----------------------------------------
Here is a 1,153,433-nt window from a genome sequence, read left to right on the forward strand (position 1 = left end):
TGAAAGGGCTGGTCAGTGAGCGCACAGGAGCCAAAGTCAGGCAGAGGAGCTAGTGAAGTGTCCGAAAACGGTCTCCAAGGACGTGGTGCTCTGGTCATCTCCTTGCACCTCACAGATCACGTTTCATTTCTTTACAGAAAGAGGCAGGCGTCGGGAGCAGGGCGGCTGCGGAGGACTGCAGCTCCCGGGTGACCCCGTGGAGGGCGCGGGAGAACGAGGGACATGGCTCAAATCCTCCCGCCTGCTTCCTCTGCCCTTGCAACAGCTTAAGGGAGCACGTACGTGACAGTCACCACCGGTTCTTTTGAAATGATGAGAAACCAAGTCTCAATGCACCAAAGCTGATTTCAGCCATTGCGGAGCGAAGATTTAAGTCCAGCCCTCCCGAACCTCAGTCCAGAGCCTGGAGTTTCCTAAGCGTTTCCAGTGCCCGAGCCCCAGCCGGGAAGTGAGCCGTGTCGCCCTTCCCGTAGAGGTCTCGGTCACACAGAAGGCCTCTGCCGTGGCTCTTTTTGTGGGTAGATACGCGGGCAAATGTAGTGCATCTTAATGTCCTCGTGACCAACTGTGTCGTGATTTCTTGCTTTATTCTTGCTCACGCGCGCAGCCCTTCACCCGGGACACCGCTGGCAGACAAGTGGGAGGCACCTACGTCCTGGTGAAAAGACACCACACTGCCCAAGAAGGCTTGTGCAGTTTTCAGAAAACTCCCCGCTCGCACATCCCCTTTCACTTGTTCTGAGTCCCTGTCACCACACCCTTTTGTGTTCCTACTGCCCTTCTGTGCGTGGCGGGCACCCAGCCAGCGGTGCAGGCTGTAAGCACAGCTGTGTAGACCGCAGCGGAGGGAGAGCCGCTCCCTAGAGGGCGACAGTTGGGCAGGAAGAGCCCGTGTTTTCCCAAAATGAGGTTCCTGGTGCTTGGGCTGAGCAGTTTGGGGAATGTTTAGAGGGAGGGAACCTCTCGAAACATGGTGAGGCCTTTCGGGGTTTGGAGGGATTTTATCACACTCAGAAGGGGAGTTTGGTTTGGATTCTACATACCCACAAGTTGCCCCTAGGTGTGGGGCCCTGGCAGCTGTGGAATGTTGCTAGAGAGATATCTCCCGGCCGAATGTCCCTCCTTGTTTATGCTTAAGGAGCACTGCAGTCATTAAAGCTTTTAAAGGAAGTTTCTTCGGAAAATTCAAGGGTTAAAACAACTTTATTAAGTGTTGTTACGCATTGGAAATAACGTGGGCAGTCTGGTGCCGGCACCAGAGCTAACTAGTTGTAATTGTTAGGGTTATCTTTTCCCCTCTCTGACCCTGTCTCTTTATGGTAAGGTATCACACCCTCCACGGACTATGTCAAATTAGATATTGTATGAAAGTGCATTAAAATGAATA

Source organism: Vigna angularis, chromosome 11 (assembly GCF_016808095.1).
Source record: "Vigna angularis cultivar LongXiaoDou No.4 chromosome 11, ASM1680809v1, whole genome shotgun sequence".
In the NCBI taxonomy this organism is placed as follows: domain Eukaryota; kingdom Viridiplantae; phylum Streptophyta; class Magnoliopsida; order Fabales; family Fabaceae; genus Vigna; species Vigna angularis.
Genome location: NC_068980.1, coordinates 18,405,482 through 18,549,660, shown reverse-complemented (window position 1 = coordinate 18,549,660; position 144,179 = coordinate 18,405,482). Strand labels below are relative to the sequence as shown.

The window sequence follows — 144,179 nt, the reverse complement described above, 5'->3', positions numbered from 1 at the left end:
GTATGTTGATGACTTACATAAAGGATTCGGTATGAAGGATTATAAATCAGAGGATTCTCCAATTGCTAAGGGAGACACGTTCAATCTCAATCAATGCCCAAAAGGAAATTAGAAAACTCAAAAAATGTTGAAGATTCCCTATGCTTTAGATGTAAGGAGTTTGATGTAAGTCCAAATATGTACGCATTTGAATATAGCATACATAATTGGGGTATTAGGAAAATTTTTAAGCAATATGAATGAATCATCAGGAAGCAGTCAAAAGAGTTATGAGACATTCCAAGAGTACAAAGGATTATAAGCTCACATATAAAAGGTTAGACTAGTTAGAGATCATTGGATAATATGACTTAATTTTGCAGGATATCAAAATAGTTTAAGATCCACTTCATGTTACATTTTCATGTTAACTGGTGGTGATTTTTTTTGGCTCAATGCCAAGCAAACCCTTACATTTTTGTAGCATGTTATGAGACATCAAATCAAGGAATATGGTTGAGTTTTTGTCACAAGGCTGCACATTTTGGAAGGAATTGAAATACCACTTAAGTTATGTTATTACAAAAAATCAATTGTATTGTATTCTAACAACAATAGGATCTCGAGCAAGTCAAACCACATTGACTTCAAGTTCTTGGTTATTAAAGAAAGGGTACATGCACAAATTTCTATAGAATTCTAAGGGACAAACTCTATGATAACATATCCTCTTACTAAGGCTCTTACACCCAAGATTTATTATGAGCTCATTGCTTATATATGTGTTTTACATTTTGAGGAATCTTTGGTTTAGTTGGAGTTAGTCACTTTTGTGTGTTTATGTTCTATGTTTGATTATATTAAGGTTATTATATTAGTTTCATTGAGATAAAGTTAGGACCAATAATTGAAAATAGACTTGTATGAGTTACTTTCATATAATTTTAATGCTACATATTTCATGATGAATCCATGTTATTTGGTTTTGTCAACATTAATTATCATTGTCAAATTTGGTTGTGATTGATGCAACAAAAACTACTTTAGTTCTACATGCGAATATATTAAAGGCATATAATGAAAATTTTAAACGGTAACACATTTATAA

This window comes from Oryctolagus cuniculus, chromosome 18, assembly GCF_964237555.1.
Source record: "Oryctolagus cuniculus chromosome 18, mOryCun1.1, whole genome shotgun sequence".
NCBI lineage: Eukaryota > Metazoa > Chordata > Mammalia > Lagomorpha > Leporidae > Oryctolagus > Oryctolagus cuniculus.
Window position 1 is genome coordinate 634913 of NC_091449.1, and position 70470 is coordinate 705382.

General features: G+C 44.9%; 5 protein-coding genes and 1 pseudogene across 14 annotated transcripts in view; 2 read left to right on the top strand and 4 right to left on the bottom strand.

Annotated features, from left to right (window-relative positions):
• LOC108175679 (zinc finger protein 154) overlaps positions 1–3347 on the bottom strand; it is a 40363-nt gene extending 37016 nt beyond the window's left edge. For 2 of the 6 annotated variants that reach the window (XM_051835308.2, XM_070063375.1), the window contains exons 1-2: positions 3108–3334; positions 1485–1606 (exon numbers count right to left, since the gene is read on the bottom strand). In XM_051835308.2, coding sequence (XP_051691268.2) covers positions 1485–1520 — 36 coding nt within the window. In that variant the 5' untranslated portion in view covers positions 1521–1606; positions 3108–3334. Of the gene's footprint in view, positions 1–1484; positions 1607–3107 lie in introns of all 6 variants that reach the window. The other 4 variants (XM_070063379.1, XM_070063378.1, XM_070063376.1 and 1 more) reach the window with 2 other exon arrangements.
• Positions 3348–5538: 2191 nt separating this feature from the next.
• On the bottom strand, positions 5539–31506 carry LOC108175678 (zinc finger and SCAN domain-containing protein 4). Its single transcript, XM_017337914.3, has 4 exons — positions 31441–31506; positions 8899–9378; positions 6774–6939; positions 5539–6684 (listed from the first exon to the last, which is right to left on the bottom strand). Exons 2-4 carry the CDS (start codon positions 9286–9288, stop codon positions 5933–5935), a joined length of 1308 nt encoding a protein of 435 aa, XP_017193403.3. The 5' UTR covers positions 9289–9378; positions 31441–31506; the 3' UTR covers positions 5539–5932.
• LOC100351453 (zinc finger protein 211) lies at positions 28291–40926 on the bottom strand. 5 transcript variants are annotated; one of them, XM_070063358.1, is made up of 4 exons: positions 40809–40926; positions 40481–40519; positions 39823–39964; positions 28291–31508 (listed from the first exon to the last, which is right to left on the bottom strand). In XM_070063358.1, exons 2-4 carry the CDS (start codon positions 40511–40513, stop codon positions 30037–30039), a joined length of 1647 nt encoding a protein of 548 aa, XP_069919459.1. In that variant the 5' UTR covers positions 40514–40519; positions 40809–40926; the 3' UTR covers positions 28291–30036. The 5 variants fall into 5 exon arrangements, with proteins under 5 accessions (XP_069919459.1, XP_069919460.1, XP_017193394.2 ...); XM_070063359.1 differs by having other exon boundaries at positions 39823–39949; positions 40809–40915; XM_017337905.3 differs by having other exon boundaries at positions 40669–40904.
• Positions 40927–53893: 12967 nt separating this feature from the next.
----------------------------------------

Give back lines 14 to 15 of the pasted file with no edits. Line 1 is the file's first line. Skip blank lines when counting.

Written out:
Annotated features, from left to right (window-relative positions):
• LOC108175679 (zinc finger protein 154) overlaps positions 1–3347 on the bottom strand; it is a 40363-nt gene extending 37016 nt beyond the window's left edge. For 2 of the 6 annotated variants that reach the window (XM_051835308.2, XM_070063375.1), the window contains exons 1-2: positions 3108–3334; positions 1485–1606 (exon numbers count right to left, since the gene is read on the bottom strand). In XM_051835308.2, coding sequence (XP_051691268.2) covers positions 1485–1520 — 36 coding nt within the window. In that variant the 5' untranslated portion in view covers positions 1521–1606; positions 3108–3334. Of the gene's footprint in view, positions 1–1484; positions 1607–3107 lie in introns of all 6 variants that reach the window. The other 4 variants (XM_070063379.1, XM_070063378.1, XM_070063376.1 and 1 more) reach the window with 2 other exon arrangements.